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Plastics | MoMA R&D Salon 32 | MoMA LIVE

In his 1957 collection of essays Mythologies, Roland Barthes likened plastic to ‘the stuff of alchemy… a miracle…,’ with characteristic vehemence. He was writing at a time when synthetic polymers were celebrated as feats of technological progress, harbingers of a splendid world to come, a bottomless resource for all technical and creative needs. Plastics were as malleable as they were transformative, the right materials for an age of mass production and consumption. Widely affordable, they offered a cheap way to package and ship products, connecting global supply chains and serving both industrial and developing communities.
As we now know, plastics are as fragile and temporary as they are relentlessly permanent and almost impossible to dispose of. Sixty years after Barthes' essay, our positions on plastics are much more nuanced. In short, we largely consider them to be an environmental threat of global and epic proportions. As possible solutions––recycling, upcycling, substituting, reducing, metabolizing––come and go and research into bioplastics booms, is there room for plastics in the future? If so, will they resemble anything we know?
Join a nuanced conversation in this MoMA R&D Salon hosted by Paola Antonelli, Senior Curator of Architecture & Design and Director of Research & Development at MoMA, with speakers (in alphabetical order):
Christina Agapakis: a biologist, writer, and artist known for her experiments exploring the future of biotechnology. She collaborates with engineers, designers, artists, and social scientists to explore the many unexpected connections between microbiology, technology, art, and popular culture. She is currently creative director at Ginkgo Bioworks, an organism design company that is bringing biology to industrial engineering.
Gregg Buchbinder: is CEO of Emeco, a design furniture brand. Under Gregg’s leadership, Emeco has collaborated with the world’s best designers and architects, including Philippe Starck, Frank Gehry, Norman Foster, Ettore Sottsass, Jean Nouvel, Nendo and Jasper Morrison. Sustainability is at Emeco's core, working with reclaimed wood polypropylene, natural wood (previously used or responsibly sourced), eco-concrete and cork. In 2010 Emeco collaborated with Coca-Cola on the 111 Navy Chair made of recycled plastic bottles.
Mark Chambers: Director of the Mayor’s Office of Sustainability, New York City. He previously served as the Director of Sustainability and Energy for the Government of the District of Columbia. An urbanist and licensed architect, Chambers has dedicated his career to working on high performance design, zero waste policy and City scale building energy efficiency, with a focus on equitable economic growth, public engagement and promoting transparency through data and innovation.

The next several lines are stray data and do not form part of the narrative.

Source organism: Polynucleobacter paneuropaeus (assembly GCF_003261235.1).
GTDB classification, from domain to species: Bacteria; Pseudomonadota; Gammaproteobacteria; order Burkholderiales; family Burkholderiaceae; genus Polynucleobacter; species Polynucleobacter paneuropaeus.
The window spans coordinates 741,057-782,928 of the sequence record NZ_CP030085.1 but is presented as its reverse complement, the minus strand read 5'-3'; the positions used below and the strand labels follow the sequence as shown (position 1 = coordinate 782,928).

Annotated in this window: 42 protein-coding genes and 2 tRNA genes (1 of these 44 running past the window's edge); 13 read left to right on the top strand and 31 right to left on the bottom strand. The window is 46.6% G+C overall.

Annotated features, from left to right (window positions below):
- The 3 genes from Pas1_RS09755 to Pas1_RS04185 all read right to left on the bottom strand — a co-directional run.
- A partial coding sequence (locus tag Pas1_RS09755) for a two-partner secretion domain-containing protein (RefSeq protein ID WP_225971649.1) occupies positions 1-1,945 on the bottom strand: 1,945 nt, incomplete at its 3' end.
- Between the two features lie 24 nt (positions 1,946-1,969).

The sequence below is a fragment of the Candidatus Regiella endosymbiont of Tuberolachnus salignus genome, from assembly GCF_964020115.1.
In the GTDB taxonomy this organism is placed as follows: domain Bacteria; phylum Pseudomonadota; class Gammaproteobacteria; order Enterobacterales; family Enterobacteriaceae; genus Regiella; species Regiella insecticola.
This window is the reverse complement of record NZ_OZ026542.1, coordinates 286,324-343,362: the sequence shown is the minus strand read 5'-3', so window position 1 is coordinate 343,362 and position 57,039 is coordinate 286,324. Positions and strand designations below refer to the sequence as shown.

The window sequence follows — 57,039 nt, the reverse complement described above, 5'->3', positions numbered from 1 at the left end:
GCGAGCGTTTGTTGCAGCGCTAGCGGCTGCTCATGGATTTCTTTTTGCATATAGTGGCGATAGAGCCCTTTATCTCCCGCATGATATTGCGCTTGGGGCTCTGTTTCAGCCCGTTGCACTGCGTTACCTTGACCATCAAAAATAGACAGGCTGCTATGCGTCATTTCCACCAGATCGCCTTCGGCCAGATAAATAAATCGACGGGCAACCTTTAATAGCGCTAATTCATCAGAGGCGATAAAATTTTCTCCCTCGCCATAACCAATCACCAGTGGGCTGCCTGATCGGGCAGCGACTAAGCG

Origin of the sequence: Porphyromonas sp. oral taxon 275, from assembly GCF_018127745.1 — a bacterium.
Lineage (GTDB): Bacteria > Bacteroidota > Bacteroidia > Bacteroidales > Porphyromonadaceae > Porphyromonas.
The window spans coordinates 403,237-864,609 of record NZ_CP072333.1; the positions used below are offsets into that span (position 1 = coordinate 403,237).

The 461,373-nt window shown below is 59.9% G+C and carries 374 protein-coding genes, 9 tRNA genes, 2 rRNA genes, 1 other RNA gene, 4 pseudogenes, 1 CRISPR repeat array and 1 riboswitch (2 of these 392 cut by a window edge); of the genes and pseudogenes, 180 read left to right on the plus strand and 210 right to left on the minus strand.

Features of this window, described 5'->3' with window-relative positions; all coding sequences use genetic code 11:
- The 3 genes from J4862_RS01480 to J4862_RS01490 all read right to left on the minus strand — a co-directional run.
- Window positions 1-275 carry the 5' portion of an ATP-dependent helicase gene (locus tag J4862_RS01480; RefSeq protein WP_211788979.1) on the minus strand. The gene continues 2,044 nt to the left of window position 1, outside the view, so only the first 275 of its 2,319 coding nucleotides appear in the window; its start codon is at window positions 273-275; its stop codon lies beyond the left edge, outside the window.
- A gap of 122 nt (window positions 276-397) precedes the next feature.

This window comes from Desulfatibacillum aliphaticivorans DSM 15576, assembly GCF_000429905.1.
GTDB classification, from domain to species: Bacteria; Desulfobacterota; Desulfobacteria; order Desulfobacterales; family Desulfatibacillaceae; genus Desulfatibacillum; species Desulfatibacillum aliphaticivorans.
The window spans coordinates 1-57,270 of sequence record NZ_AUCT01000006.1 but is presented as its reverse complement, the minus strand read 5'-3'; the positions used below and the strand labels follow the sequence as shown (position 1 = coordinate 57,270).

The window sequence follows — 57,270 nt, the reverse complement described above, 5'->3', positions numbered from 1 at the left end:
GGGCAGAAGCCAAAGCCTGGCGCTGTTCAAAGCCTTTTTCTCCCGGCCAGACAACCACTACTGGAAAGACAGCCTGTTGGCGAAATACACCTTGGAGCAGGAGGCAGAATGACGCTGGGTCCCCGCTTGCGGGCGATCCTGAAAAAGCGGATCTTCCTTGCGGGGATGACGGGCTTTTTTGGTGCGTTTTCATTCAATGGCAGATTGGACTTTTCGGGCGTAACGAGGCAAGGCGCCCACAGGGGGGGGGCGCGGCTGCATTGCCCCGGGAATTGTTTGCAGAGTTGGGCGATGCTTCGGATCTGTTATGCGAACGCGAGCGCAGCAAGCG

Roger Griffith: Associate Sculpture Conservator at The Museum of Modern Art since 1998. Prior to MoMA he was an inter/fellow at the Sherman Fairchild Center for Objects Conservation, Metropolitan Museum of Art (1991-93); The Stedelijk Museum, Amsterdam (1997) and the University of East Anglia: Sainsbury Centre for Visual Arts in Norwich England (1996). He has worked on many exhibitions during his tenure at MoMA and published and lectured internationally on various topics of conservation.
Marina Zurkow: A media artist focused on near-impossible nature and culture intersections, researching “wicked problems” like invasive species, superfund sites, and petroleum interdependence. She has used life science, bio materials, animation, dinners and software technologies to foster intimate connections between people and non-human agents. Her work spans gallery installations and unconventional public participatory projects.
The presentations are accompanied by a series of 1-minute videos cut specifically for Salon 32.
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The comments and opinions expressed in this video are those of the speakers alone, and do not represent the views of The Museum of Modern Art, its personnel, or any artist.
Image: Duplicate images of Kelly Jazvac, Plastiglomerates, 2013; Photo credit: Jeff Elstone
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